1776

George Washington Character Analysis

George Washington is the central character of 1776. One of the only Founding Fathers who played an active role in fighting in the Revolutionary War, Washington was widely regarded as an intimidating yet charismatic and inspiring leader. He comes from a prominent family in Virginia, and he’s one of the richest men in America (though he’s not, as it’s often said, the richest). At the time when the book is set, he’s relatively young (only in his forties), but he’s already had an impressive military career fighting against the French. While McCullough seems to respect Washington greatly, he emphasizes Washington’s flaws as well as his virtues. Washington is a talented strategist, but he’s inexperienced in commanding a large army. (his only military experience has been with smaller, more agile forces). Washington is, above all, a realist, who assesses his options soberly and pragmatically. And yet he can be foolish and overly ambitious. For example, during his time commanding the American forces stationed in New York, his rashness leads directly to the death and capture of thousands of American soldiers. In all, McCullough’s portrait of Washington is more nuanced than that usually found in American history books. Washington is a talented man, McCullough suggests, but he’s not perfect. Although he makes major tactical errors and frequently doubts his own abilities, he ultimately succeeds in defeating the British and wins a name for himself as one of the great heroes of the Revolutionary War.

George Washington Quotes in 1776

The 1776 quotes below are all either spoken by George Washington or refer to George Washington. For each quote, you can also see the other characters and themes related to it (each theme is indicated by its own dot and icon, like this one:
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). Note: all page numbers and citation info for the quotes below refer to the Simon & Schuster edition of 1776 published in 2006.
Chapter 2 Quotes

He knew how little money was at hand, and he understood as did no one else the difficulties of dealing with Congress. He knew how essential it was to the future effectiveness of the army to break down regional differences and biases among the troops. But at the same time he struggled with his own mounting contempt for New Englanders.

Related Characters: George Washington
Page Number: 40-41
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He was a builder by nature. He had a passion for architecture and landscape design, and Mount Vernon was his creation, everything done to his own ideas and plans. How extremely important all this was to him and the pleasure he drew from it, few people ever understood.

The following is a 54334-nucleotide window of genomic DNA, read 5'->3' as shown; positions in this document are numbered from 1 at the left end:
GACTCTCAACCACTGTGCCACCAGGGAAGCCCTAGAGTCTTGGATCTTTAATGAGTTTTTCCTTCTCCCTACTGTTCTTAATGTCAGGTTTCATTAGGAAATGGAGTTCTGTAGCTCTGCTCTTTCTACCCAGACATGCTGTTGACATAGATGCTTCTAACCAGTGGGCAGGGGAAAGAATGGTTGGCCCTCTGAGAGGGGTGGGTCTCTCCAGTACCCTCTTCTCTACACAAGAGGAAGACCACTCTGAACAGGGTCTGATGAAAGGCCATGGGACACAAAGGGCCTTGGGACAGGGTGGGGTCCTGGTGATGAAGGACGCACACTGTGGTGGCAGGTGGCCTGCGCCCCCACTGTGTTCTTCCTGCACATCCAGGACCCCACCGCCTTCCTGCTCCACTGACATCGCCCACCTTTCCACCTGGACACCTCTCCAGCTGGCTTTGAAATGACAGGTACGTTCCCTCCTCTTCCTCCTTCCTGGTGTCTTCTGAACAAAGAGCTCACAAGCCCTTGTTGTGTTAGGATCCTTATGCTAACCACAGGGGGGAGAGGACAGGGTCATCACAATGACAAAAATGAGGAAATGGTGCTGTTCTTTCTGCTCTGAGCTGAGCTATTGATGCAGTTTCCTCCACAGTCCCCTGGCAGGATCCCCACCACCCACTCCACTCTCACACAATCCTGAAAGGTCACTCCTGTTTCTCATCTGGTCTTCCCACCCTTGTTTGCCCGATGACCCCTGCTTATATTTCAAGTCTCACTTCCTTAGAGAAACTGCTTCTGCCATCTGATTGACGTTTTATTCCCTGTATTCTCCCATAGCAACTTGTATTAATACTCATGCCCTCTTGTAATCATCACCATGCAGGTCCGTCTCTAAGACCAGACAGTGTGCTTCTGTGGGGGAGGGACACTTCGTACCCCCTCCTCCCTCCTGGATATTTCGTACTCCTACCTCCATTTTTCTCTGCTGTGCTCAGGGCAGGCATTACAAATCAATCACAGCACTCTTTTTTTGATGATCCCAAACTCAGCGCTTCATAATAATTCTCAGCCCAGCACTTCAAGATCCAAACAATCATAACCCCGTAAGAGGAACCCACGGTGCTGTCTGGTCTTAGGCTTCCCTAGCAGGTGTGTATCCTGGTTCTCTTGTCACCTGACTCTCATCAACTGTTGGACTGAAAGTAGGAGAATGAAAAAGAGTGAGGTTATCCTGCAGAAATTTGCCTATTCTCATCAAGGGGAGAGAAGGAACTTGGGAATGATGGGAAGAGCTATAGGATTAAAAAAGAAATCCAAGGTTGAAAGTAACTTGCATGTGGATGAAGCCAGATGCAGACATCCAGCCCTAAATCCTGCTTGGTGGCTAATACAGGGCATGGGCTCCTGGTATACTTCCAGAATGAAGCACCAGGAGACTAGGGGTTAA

Related Characters: George Washington
Page Number: 46
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In restraining Washington, the council had proven its value. For the "present at least" discretion was truly the better part of valor.

Related Characters: George Washington
Page Number: 54
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Washington was a man of exceptional, almost excessive self-command, rarely permitting himself any show of discouragement or despair, but in the privacy of his correspondence with Joseph Reed, he began now to reveal how very low and bitter he felt, if the truth were known.

Related Characters: George Washington, Joseph Reed
Page Number: 64
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Chapter 3 Quotes

Washington's performance had been truly exceptional. He had indeed bested Howe and his regulars, and despite insufficient arms and ammunition, insufficient shelter, sickness, inexperienced officers, lack of discipline, clothing, and money. His patience with Congress had been exemplary, and while he had been saved repeatedly by his council of war from his headlong determination to attack, and thus from almost certain catastrophe, he had accepted the judgment of the council with no ill temper self-serving histrionics.

Related Characters: George Washington
Page Number: 111
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Chapter 4 Quotes

Furthermore, as he knew, discipline was hardly improved, and too many of the new troops were raw recruits as unruly as those of the summer before. Some who were lauded as shining examples of patriotism looked hardly fit for battle, like the Connecticut unit comprised entirely of "aged gentlemen."

Related Characters: George Washington
Page Number: 120
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[George Washington] felt compelled now to violate one of the oldest, most fundamental rules of battle, never to divide your strength when faced by a superior force. He split his army in roughly equal parts on the theory that he could move men one way or the other over the East River according to how events unfolded.

Related Characters: George Washington
Page Number: 152
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Chapter 5 Quotes

Remember officers and soldiers that you are free men, fighting for the blessings of liberty- that slavery will be your portion, and that of your posterity, if you do not acquit yourselves like men.